An interesting discussion on the Open Manufacturing group asks the question: in the future when personal manufacturing equipment is widespread, what happens to the traditional consumer-manufacturer-wage earner cycle? In other words, if everyone can easily build things, what happens? Will good salaries disappear because there will be fewer buyers for traditionally manufactured items? Patrick Anderson asks:
As the overhead to participate is reduced, the number of potential workers is increased.As capital-outlay approaches zero, all peers will have the chance to reverse-bid for any job for which they have skills.This will cause wages to fall to the minimum since there will then be nothing to stop consumers from hiring the lowest bidder.
P.M. Lawrence proposes the following scenario:
Essentially, if people owned (enough of) their own resources, distinct wages would be a smaller component of what they would need and would get for a living, so that would become a non-issue. The first stage would act to provide them with the equivalent through wages, by assisting wages.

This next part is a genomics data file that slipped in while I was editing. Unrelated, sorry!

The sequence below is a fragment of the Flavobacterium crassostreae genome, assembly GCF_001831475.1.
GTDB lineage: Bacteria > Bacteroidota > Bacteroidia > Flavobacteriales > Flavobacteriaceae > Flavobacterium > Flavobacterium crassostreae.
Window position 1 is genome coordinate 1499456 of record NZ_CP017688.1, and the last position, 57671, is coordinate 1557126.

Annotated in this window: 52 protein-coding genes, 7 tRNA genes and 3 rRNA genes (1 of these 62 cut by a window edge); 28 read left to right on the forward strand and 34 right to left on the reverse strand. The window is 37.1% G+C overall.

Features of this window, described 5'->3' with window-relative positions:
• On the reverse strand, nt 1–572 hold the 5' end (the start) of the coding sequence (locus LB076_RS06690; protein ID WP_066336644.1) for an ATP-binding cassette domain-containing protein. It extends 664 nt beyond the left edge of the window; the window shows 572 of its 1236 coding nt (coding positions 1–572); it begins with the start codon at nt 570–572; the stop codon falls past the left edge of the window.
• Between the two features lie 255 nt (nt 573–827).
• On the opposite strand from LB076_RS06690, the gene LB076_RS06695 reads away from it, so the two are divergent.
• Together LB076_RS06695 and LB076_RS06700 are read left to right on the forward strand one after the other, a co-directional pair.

However, Kevin Carson says:
Cheaper means of production means lower capital outlays to be amortized, a smaller revenue stream required to retire the outlay, and the ability to ride out longer periods of unemployment with little revenue without going in the hole from the cost of servicing debt. The increased number of needs that can be met cheaply through self-provisioning, as household-scale tools become affordable, will also reduce short-term cash flow needs and increase workers' ability to ride out short periods of unemployment -- and hence their ability to walk away from the bargaining table.
We're definitely not sure how this will play out. However, we are certain *something* will play out over the next decade.